A serial entrepreneur, water activist
and a New York Times bestselling author–Seth is a campaigner for change in water policy in the US and around the world.

Seth is the author of the award-winning, international bestseller Let There Be Water: Israel’s Solution for a Water-Starved World. The book is now available in 15 foreign-language editions and in more than 50 countries. It has won praise from Tony Blair, Michael Bloomberg, Shimon Peres and Robert F. Kennedy, among other global figures.

Seth has spoken about water issues before hundreds of audiences on four continents, and in more than 60 US cities. He has appeared in Congress, the United Nations, the World Bank, Davos, Google’s headquarters and many other venues as well as dozens of universities, including Harvard, Yale and Princeton. Seth’s views are regularly featured on TV, radio and in print.

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Seth has been recognized for his thought leadership and advocacy on water scarcity and quality concerns. He is a Senior Fellow at the University of Wisconsin’s Center for Water Policy and his commentary has appeared in many leading publications, including The New York Times, The Wall Street Journal and The Washington Post.

Trained as a lawyer, Seth left the law after five years to pursue a business career. The company he co-founded became a worldwide enterprise representing such global brands as Harley-Davidson, AT&T and Coca-Cola, finally being sold to Ford Motor Company. Seth has since devoted the bulk of his energies to community service, while helping to incubate companies in financial services, real estate brokerage and digital entertainment. He also received a Tony Award nomination as a producer of the Broadway revival of Man of La Mancha.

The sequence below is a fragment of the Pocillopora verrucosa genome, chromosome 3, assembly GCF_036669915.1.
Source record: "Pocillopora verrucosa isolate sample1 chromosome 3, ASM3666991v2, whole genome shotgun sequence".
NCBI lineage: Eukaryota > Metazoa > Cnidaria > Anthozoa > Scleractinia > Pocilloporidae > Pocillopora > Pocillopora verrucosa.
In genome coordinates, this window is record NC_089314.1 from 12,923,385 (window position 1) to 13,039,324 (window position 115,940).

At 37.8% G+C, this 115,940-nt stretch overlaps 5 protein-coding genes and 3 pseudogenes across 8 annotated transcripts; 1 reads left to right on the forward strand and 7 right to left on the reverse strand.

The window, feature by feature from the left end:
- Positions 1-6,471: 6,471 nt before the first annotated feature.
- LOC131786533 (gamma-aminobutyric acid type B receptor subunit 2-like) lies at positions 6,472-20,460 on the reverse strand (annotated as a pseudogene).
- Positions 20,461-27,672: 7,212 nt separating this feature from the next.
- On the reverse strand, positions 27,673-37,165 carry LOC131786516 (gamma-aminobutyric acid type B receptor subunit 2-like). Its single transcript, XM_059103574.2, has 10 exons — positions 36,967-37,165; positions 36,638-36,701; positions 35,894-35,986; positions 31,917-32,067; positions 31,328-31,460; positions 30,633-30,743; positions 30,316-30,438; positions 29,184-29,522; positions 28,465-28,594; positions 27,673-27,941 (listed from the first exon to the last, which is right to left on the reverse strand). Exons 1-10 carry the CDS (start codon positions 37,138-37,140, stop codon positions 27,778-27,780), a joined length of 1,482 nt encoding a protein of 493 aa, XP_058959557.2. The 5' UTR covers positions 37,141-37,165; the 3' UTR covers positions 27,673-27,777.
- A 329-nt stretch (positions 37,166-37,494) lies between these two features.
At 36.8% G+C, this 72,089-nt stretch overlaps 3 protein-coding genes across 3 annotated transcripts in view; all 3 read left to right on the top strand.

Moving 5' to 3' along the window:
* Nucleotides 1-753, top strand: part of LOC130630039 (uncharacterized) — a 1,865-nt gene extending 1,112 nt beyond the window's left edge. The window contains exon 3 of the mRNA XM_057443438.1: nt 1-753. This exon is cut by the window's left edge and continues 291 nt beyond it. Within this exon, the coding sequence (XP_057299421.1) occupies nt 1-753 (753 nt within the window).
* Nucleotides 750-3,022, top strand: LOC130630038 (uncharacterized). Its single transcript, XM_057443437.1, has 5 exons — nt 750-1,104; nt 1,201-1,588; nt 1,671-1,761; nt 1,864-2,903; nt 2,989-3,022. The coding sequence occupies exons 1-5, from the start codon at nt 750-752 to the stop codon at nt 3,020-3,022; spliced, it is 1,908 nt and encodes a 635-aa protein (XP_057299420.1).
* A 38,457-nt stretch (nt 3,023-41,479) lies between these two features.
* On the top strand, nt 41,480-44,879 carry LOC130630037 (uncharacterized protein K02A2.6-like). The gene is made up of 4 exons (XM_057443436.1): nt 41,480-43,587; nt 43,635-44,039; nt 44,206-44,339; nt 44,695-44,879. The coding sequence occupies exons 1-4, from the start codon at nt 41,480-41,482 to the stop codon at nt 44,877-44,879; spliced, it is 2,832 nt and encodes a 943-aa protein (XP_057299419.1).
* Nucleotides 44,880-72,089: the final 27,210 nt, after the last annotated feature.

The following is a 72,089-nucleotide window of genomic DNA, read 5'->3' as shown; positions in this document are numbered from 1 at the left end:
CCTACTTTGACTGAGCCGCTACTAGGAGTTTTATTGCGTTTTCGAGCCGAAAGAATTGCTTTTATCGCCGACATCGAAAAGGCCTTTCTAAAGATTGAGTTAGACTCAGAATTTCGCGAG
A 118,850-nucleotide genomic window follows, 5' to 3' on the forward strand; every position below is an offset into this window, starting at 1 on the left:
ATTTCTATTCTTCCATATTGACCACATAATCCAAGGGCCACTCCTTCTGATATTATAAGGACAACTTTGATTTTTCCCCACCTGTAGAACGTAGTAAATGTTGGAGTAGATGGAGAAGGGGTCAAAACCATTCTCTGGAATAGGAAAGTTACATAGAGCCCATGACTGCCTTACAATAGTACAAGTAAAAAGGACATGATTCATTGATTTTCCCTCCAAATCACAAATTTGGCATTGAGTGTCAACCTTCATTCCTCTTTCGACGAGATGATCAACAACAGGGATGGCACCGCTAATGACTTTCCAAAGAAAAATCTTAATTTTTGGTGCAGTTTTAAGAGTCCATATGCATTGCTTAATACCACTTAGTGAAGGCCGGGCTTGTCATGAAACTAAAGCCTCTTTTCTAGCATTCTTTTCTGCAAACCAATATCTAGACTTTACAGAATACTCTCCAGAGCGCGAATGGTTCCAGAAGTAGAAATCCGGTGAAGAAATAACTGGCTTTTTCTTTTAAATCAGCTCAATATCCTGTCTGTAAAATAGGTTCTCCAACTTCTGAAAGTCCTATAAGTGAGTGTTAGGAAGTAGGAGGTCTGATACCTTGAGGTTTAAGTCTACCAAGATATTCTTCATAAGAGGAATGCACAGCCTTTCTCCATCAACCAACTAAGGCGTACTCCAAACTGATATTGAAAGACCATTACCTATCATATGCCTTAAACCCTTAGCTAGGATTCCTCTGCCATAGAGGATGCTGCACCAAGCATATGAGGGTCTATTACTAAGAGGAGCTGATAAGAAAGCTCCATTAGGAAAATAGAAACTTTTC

Seth is currently at work on a book about the widespread contamination of America’s drinking water, and what must be done to improve it. He lives in New York, and is married to Rachel Ringler.

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Articles by Seth

Essay on my career in The New York Times

By my count, I’ve had careers in seven industries, each unrelated to the others. While this might make me sound like someone who doesn’t know what he wants out of his professional life, it all matches a plan I developed while still in my late teens.
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WSJ Op-Ed: When Ideology and Pragmatism Collide

South African officials aren’t responsible for the lack of rain, but inept management and a devotion to anti-Israel ideology needlessly made the situation worse.
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Fighting Water Scarcity

What makes Israel such a valuable model for water management isn’t any one thing the country does but the range and integration of its activities. Seth M. Siegel explains how the dynamic, water-stressed country became a water superpower.
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